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Color Cry

Details
Artist: Len Lye
Programme: Grand Stair Screenings: Museum Playtime
Year: 1952
Director: Len Lye
Format: Digital File
Type: Screening
Length: 3 min 57 sec
Language: Not Applicable
Audience: Children & Families
Location: Grand Stair
Accessibility:

Color Cry

Created using a camera-less technique, Color Cry is one of the first experimental films Len Lye made after moving to New York. Inspired by the vibrant blues and jazz traditions in America, Color Cry reflects Lye’s philosophy as a self-taught artist—to create works, without relying on specialized training or specific cultural knowledge, that audiences of all ages and backgrounds can enjoy.

Lye used stencils and fabrics to create sequences of colour and pattern directly on the film strip. The images, together with rhythmic movements of dots, bars, grids, and colour fields, are synchronised to a blues song by musician Sonny Terry. Tune into this animated film at the Grand Stair!

Directed by Len Lye. Color Cry, 1953. Image courtesy of Len Lye

Directed by Len Lye. Color Cry, 1953. Image courtesy of Len Lye

Directed by Len Lye. Color Cry, 1953. Image courtesy of Len Lye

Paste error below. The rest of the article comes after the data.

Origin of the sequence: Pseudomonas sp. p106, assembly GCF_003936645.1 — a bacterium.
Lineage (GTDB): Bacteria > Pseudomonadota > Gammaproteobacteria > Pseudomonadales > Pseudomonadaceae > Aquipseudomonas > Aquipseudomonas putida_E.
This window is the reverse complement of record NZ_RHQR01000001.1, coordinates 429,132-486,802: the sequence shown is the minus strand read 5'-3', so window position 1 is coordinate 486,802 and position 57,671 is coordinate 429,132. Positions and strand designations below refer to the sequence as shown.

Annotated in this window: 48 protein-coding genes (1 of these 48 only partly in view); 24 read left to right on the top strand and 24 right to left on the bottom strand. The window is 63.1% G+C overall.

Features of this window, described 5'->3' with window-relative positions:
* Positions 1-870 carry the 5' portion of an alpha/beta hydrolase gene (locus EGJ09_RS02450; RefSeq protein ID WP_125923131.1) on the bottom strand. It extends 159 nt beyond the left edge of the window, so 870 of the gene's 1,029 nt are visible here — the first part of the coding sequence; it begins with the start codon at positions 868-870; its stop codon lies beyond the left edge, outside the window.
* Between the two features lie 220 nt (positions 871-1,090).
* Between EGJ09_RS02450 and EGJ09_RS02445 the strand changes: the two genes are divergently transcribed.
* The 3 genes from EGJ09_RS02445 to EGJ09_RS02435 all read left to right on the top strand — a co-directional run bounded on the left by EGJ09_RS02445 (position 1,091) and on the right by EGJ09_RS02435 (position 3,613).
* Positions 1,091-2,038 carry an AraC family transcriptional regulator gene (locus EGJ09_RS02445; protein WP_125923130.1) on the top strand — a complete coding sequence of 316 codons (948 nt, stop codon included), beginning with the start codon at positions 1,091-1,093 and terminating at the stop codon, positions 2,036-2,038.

Directed by Len Lye. Color Cry, 1953. Image courtesy of Len Lye

Directed by Len Lye. Color Cry, 1953. Image courtesy of Len Lye

Directed by Len Lye. Color Cry, 1953. Image courtesy of Len Lye

Directed by Len Lye. Color Cry, 1953. Image courtesy of Len Lye

Directed by Len Lye. Color Cry, 1953. Image courtesy of Len Lye

Directed by Len Lye. Color Cry, 1953. Image courtesy of Len Lye

Directed by Len Lye. Color Cry, 1953. Image courtesy of Len Lye

Directed by Len Lye. Color Cry, 1953. Image courtesy of Len Lye

Directed by Len Lye. Color Cry, 1953. Image courtesy of Len Lye

About the Director

Born in New Zealand, Leonard Charles Huia Lye—known as Len Lye—was largely a self-taught artist. His upbringing and travels in the South Pacific exposed him to Maori and Australian Aboriginal art forms, which shaped his early works that borrowed dyeing techniques from Indonesian batiks. Moving to London in 1926 and staying through WWII, he became part of a high-profile circle of modernist and Surrealist artists.

In the 1930s, Lye began creating highly original animated films, informed by his avant-garde network and his interest in Indigenous arts. He moved to New York in 1944, where he lived for the rest of his life. He was an influential presence in the post-war New York art scene, mixing directorial work for Time Inc. with continued experiments in filmmaking and kinetic sculpture.

M+ Opening Programmes

M+ celebrates its grand opening with a programme of events designed to welcome visitors to its newly opened space. Whether you are a seeker of new insights or an arts enthusiast, we invite you to the world of visual culture through our thematic tour, workshop, performances, and screenings.

M+ is more than just a museum—it is also a platform for visitors of different ages, backgrounds, and abilities to interact and exchange ideas with artists, makers, and the community. We welcome everyone—with or without knowledge in visual culture. All you need to be is curious!

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